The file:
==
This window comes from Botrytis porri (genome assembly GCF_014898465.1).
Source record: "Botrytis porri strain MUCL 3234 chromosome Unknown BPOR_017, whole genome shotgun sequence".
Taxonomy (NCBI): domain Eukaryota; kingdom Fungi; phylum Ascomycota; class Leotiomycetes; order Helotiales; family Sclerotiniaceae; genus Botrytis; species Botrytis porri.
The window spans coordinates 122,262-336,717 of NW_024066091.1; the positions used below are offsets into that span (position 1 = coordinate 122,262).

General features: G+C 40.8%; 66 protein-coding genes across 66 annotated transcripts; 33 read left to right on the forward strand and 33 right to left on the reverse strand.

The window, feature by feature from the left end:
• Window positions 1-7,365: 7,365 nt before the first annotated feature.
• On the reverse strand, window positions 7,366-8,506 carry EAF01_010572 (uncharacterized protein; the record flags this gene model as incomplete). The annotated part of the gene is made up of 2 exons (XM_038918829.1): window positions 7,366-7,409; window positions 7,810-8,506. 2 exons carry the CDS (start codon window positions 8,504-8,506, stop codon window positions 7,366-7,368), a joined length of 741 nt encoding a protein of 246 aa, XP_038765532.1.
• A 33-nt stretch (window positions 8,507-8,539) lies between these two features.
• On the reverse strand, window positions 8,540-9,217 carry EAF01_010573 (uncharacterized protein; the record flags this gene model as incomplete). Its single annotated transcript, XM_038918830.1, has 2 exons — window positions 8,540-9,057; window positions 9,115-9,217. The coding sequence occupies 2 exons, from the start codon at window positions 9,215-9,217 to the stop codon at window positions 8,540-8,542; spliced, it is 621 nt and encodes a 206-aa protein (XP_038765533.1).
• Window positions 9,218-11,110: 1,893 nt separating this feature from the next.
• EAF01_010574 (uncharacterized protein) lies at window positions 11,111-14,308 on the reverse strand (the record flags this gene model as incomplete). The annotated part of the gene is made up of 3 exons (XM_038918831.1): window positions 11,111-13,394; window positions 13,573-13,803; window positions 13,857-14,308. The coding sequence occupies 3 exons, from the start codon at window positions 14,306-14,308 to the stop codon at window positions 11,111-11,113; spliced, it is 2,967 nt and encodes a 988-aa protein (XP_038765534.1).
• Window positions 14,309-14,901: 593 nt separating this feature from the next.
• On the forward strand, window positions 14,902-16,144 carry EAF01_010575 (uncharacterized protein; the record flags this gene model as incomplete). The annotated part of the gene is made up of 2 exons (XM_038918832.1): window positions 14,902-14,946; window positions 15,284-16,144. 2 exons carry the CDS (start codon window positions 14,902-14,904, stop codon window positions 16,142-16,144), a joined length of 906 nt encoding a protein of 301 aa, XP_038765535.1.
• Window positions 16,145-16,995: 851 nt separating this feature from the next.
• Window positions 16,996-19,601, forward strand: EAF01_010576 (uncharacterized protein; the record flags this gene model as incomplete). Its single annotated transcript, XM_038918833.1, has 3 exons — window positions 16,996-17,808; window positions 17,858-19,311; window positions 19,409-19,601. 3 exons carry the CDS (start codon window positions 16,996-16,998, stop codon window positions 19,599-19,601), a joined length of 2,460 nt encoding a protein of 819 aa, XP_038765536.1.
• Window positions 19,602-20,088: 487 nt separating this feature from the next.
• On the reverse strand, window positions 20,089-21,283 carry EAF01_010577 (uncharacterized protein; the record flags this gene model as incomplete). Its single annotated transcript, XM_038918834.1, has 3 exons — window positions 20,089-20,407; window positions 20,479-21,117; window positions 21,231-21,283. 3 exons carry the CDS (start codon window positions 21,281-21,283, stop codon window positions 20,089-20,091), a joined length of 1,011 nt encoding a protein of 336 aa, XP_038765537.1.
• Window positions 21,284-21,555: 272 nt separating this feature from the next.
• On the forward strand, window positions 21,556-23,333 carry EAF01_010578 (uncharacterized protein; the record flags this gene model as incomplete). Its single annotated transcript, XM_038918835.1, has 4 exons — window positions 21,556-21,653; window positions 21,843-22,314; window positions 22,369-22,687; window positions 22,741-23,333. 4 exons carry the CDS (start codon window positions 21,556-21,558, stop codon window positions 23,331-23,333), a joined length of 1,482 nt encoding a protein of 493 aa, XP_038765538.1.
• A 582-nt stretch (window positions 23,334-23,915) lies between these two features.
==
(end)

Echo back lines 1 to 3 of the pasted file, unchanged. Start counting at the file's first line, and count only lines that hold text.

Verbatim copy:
This window comes from Botrytis porri (genome assembly GCF_014898465.1).
Source record: "Botrytis porri strain MUCL 3234 chromosome Unknown BPOR_017, whole genome shotgun sequence".
Taxonomy (NCBI): domain Eukaryota; kingdom Fungi; phylum Ascomycota; class Leotiomycetes; order Helotiales; family Sclerotiniaceae; genus Botrytis; species Botrytis porri.